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From Norfolk.

the weather — the health of Gen. Scott--Major Wm. Lamb--parade — death.

[special Correspondence of the Dispatch.]
Norfolk, Oct. 3d, 1861.
There is nothing of very special importance to-day to communicate from the seaport cities of Virginia. Suppose I give you something more about the state of the atmosphere, with respect to heat, cold, dryness, moisture, rain, and wind. Well, about the weather — how heavily it rained last night. The clouds were very dark, and the water poured into the cisterns, made rivulets in the streets, and went dashing and splashing over the wharves. And now, at 9.30, the chasing beams of the King of Day are driving off the vapory masses, which are hurrying away to the south ward, leaving.

‘ "The spacious firmament on high,
With all the bine, 8th real sky,"

’ to be again an object of admiration and beauty, for those who can venture to look upwards for a while, lifting their eyes from the sordid dust of the earth. But there are some here, as well as in all other places, who, like the man that in boy hood found a piece of gold, always keep their eyes intently fixed upon the ground on which they are permitted to walk, for the purpose of gathering up and hoarding for some future spendthrift, the shining dust; while the transporting glories of the upper world that thrill with delight the hearts of the pure and good, are neglected and unseen.

It has been stated here by a passenger who arrived in one of the steamers bearing a flag of truce, that Gen. Scott's health is exceedingly feeble, and it is believed that he cannot live much longer. Had that vain and presumptuous old enemy to the South, and especially to his native State, given his influence in behalf of truth, honor, and justice, or even quietly retired from the strife, he might have gone to his grave with all the honor due to his merits as a soldier — greatly overrated as they have been.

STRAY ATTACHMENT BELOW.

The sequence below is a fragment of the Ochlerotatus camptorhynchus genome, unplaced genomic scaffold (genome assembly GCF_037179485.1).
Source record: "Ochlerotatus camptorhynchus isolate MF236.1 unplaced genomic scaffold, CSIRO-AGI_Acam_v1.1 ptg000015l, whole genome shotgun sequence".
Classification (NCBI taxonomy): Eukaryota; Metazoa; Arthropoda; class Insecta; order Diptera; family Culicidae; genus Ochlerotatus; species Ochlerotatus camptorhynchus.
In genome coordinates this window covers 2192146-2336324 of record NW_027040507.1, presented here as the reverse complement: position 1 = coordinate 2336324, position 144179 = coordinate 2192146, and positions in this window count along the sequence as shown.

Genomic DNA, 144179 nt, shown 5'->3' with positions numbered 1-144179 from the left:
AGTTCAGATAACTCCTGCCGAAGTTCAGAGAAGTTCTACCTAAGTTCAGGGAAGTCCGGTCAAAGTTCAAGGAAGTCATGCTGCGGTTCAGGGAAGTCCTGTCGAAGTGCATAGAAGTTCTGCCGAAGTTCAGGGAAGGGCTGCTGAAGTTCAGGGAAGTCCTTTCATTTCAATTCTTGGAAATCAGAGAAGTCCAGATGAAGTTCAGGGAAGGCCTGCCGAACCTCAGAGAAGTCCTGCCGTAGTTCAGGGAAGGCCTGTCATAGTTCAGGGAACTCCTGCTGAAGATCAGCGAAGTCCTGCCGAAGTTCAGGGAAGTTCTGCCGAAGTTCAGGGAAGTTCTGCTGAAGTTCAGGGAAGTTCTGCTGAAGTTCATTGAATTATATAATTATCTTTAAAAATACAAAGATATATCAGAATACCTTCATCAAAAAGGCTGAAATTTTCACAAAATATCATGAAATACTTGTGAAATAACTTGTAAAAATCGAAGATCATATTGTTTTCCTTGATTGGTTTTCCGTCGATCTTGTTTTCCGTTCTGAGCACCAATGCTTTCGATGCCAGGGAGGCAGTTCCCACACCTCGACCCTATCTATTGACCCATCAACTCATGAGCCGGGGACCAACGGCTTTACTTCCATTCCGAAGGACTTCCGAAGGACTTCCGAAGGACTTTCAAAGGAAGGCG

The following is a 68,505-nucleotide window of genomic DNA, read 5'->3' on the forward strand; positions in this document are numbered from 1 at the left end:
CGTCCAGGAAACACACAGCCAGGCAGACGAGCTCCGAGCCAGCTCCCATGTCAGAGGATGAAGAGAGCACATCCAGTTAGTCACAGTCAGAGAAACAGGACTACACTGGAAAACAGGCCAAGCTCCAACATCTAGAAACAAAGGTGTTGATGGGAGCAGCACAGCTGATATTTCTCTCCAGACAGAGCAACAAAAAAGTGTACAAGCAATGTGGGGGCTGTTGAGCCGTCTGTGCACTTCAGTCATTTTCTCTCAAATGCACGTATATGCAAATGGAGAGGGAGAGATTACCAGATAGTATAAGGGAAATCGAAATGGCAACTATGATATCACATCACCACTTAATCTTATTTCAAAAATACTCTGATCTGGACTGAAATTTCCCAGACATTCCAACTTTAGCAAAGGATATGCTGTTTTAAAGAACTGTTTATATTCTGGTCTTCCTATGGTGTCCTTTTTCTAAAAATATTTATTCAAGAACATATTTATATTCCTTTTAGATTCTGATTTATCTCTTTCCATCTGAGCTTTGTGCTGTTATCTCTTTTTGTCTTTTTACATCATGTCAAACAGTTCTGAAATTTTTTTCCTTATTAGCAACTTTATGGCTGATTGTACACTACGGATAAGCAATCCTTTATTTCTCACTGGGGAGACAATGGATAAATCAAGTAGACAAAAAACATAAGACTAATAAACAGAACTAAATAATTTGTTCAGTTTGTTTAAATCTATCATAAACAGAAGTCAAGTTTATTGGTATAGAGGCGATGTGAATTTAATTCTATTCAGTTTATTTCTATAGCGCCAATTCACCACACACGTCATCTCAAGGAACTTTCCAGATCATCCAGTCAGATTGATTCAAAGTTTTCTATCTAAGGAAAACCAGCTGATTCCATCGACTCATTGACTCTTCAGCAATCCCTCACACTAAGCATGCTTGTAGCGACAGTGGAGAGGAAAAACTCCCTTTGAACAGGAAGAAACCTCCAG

In April, 1850, our city was visited by "the hero of Lundy's Lane," as Scott was called. He did not attract a large crowd. There seemed, indeed, but little curiosity to see the tall, fat, old General. A salute, however, was fired on his arrival, and he was escorted to his rooms by some of the volunteer companies.

Major Wm. Lamb, of our city, having been appointed Brigadier-Quartermaster, by President Davis, has commenced arrangements for the discharge of his additional army duties. It is a coincidence worthy of note, that Richard Lamb, of Va., the great-grandfather of Major Lamb, was a Quarter-master in the Continental army, in the American Revolution. During the discharge of his duties in that capacity he generously expended the most of his private fortune in furnishing transportation for the supplies that were so necessary for the safety and efficiency of the patriotic army in the South, that fought so gallantly for liberty and freedom, to be abused and destroyed by a set of paritanic fanatics of the North.

It is also a somewhat remarkable coincidence that the late Wm. B. Lamb, the father of the present excellent Mayor of our city, was Mayor of the borough of Norfolk during the last war with Great Britain, when our port was blockaded by a British fleet.--He was one of the few remaining patriarchs whose foundation of subsequent usefulness was laid in the last century.

The Independent Grays, and company F. of this city, are on parade to-day. These two well- drilled companies have just passed through the city, and present a soldierly and warlike appearance. They escorted Major Crutchfield to the depot of the N. & P. Railroad.

The grand review of the forces at Pig's Point, which was to take place to-day, is postponed until to-morrow, when a most attractive military display is expected to come off.

A steamer will go down with a flag of truce to Old Point to-day, and several persons bound North will be allowed to take passage.

Private Keeling, of the Old Dominion Guards, of Portsmouth, aged about eighteen, died yesterday. The remains of the youthful soldier will be carried to-day on the Norfolk and Petersburg Road to Suffolk, where his relatives reside. He was a son of the late John W. Keeling, of that town.

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